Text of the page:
If the latter is the case, then it casts the mind back to Asafa Powell, who went into multiple Olympic Games and World Championships as one of the favourites for GOLD, but often finished with nothing, after more or less giving up during races after realizing that he wasn’t going to win – I reckon that he probably threw away a Silver or Bronze on a couple of occasions because he mentally gave up after realizing he wasn’t going to get the GOLD. Luckily for him, he eventually won a couple of Bronze medals at the World Champs, but there was a 4 year period (for 3 of those years he was the World Record Holder) where he should have won everything available to him before Usain Bolt showed up. Unfortunately for Blessing, after failing to deliver a medal in two consecutive global finals where she had strong prospects, it may take her some time to shake off the tag of someone who doesn’t deliver when it matters the most. She is in that 4-year period where she needs to be wresting the 100m mantle away from the likes of Shelly-Ann and her training partner Carmelita Jeter. Come Rio 2016, who knows how good the young Americans who all made today’s final (English Gardner, Alexandria Anderson and Octavious Freeman) are going to be, and who knows who else is going to show up in women’s sprinting by then. This should have been Blessing’s moment to shine, to strike while the iron is hot…

Blessing Okagbare finishing 8th in the 100m final at London 2012

Blessing Okagbare finishing 8th in the 100m final at London 2012

The London 2012 final would have been disappointing for her, but this one will hurt even more because she will know that if she had executed the way she can, in the form that she’s been in this year, she would be Nigeria’s first ever medalist in the individual 100 metres right now. Now she has to wait 2 years for another opportunity to be in this position, and even if she is the best in the world by then, there will be question marks as to whether she has the temperament for the big moment, until she actually wins a global title or medal in the 100 metres. Luckily for Blessing, she has an immediate chance to put things right for herself later this week in the 200 metres, the event I have always thought is going to be her better event. If Blessing was reading this, I would encourage her to put today behind her very quickly and come out like a wounded lionness for the 200 metres. She will desperately need it now, to immediately put to bed any self-doubt that would be creeping in now about her own ability to deliver on the biggest stage. I still believe that Blessing is going to take Mary Onyali’s 200 metre African Record of 22.07s this week enroute to a medal in that event. All the talk will be about Allyson Felix and Shelly-Ann Fraser-Pryce going head to head for GOLD in that event, but I would urge all Nigerians to put their support fully behind her, so that she can put today’s performance behind her as quickly as possible.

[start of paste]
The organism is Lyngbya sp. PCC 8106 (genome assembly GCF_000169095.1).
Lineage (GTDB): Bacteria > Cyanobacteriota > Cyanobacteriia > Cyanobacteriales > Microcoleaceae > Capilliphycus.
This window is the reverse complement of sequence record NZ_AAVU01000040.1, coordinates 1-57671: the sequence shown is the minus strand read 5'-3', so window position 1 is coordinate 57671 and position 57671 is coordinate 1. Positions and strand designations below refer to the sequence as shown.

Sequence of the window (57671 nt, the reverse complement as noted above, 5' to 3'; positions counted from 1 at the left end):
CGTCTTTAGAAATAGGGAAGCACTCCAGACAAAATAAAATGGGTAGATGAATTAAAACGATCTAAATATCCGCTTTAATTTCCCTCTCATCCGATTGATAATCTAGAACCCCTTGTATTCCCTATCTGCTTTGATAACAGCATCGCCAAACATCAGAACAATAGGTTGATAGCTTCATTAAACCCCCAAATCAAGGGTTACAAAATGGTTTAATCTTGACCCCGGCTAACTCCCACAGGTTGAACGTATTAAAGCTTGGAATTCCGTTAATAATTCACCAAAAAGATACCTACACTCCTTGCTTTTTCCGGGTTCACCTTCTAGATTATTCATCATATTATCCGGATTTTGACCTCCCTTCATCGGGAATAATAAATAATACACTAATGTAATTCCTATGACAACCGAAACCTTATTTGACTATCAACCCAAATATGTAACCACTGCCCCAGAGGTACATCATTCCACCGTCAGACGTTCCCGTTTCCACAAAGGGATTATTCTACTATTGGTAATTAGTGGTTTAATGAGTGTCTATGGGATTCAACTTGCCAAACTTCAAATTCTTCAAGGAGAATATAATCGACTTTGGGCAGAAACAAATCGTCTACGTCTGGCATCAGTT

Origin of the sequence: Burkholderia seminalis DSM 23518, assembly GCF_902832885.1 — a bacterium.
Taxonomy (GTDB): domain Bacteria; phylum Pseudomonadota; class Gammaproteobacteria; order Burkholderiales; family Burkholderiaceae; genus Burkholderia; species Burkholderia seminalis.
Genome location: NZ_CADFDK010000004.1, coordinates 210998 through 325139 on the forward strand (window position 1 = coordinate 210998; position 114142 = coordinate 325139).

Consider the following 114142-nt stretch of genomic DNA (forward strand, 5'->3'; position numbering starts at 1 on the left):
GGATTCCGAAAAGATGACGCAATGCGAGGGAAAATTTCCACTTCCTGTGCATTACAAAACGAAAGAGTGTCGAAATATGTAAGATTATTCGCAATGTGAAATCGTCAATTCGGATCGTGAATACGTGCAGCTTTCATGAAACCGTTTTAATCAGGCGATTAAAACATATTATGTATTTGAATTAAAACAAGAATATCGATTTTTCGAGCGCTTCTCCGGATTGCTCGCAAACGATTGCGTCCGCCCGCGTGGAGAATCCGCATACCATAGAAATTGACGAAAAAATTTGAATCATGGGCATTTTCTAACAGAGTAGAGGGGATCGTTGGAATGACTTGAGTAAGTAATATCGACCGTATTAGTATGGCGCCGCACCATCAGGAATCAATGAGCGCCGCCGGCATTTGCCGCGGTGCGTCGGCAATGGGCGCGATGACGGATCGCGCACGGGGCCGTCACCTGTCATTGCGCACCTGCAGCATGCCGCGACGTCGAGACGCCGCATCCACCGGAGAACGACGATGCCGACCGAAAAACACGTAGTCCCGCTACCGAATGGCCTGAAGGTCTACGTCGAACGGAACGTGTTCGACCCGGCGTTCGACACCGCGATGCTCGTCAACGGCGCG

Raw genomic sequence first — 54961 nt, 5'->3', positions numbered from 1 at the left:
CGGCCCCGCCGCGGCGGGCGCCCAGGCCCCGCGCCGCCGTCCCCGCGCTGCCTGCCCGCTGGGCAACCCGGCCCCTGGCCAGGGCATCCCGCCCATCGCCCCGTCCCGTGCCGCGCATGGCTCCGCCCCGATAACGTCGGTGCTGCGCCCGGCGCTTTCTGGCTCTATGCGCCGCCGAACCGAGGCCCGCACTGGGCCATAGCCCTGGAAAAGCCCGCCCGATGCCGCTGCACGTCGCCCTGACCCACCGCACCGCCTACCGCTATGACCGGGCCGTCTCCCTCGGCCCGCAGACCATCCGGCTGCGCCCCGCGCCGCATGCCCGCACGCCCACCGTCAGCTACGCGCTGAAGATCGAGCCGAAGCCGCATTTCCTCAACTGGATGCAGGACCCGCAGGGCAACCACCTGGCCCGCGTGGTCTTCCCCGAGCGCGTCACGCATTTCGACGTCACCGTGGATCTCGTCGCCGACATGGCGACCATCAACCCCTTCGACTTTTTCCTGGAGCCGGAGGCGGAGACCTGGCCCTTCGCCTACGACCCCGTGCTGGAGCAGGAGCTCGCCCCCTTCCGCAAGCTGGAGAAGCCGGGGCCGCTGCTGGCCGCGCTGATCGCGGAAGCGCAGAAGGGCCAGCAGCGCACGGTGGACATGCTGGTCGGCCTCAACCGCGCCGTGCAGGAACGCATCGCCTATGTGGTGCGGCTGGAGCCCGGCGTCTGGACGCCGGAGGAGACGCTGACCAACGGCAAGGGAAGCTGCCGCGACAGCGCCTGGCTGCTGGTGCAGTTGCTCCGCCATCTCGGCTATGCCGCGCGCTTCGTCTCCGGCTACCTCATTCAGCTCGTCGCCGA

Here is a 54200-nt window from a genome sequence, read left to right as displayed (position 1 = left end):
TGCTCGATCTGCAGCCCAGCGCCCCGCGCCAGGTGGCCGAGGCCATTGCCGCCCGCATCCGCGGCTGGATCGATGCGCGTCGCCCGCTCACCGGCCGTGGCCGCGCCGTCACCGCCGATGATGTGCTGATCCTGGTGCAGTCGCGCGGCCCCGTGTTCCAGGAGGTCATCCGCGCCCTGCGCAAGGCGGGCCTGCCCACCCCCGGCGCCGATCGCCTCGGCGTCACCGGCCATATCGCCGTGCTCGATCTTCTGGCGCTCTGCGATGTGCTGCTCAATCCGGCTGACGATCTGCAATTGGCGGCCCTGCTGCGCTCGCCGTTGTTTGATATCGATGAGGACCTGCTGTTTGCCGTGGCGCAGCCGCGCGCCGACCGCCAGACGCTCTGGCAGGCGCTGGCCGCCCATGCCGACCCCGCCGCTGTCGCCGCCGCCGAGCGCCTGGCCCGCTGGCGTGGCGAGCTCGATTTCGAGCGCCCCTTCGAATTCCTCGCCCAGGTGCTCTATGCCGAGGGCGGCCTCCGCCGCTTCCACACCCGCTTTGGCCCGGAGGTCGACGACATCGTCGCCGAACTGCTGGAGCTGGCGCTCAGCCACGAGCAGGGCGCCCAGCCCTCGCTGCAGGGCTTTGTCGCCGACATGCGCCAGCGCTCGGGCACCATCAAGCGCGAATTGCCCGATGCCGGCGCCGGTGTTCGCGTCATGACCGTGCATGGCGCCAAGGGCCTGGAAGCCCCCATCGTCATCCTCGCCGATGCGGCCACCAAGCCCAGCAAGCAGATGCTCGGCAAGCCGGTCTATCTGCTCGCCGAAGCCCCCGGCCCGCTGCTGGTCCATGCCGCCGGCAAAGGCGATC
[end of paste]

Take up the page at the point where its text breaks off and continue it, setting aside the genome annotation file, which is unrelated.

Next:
For Nigeria, if anything today has shown, it is that we must STOP relying on only one athlete for Track & Field success by implementing a world-class program at home, that will allow us rival the Americans and Jamaicans on a consistent basis. Jamaica had 4 men in the 100m final yesterday and ended up with 2 medals there, while the US had 4 women in today’s final and finished with one medal. It should be noted that the Afro-Caribbeans and African Americans who currently dominate sprinting are mostly descended from West Africa, so essentially there is a lot more of that same talent they have wasting away in West Africa, where Nigeria should be leading the way with a population of 170 million (compared to Jamaica’s population of just 3 million)! When will Nigeria once again start producing multiple sub-10 men and sub-11 women who can do the country proud consistently on the global stage? Only time will tell!

Blessing Okagbare wins Nigeria’s first World Championship medal since 1999!

11 Aug

Earlier today, Sunday August 11th 2013, in the Luzhniki Stadium in Moscow, Blessing Okagbare came as close as any Nigerian has ever come to becoming a World Champion in Athletics, when she finished  2 centimetres behind the unpredictable, yet ever-present Brittney Reese in the Long Jump – unpredictable because Reese sneaked into today’s final in 12th place of 12 athletes and on countback against her American teammate Funmi Jimoh who also jumped only 6.57m in qualifying on Saturday, but ever-present because the Olympic Champion won an unprecedented 3rd World Championship GOLD medal in a row. Blessing gave it her all with her 6.99m jump, only 1 centimetre behind her personal best, but she was always likely going to have to jump a new PB and go over 7 metres to win the GOLD. As I mentioned in my previous post on Blessing’s chances at the World Championships, my heart said GOLD, but my head said that Brittney Reese would take some beating!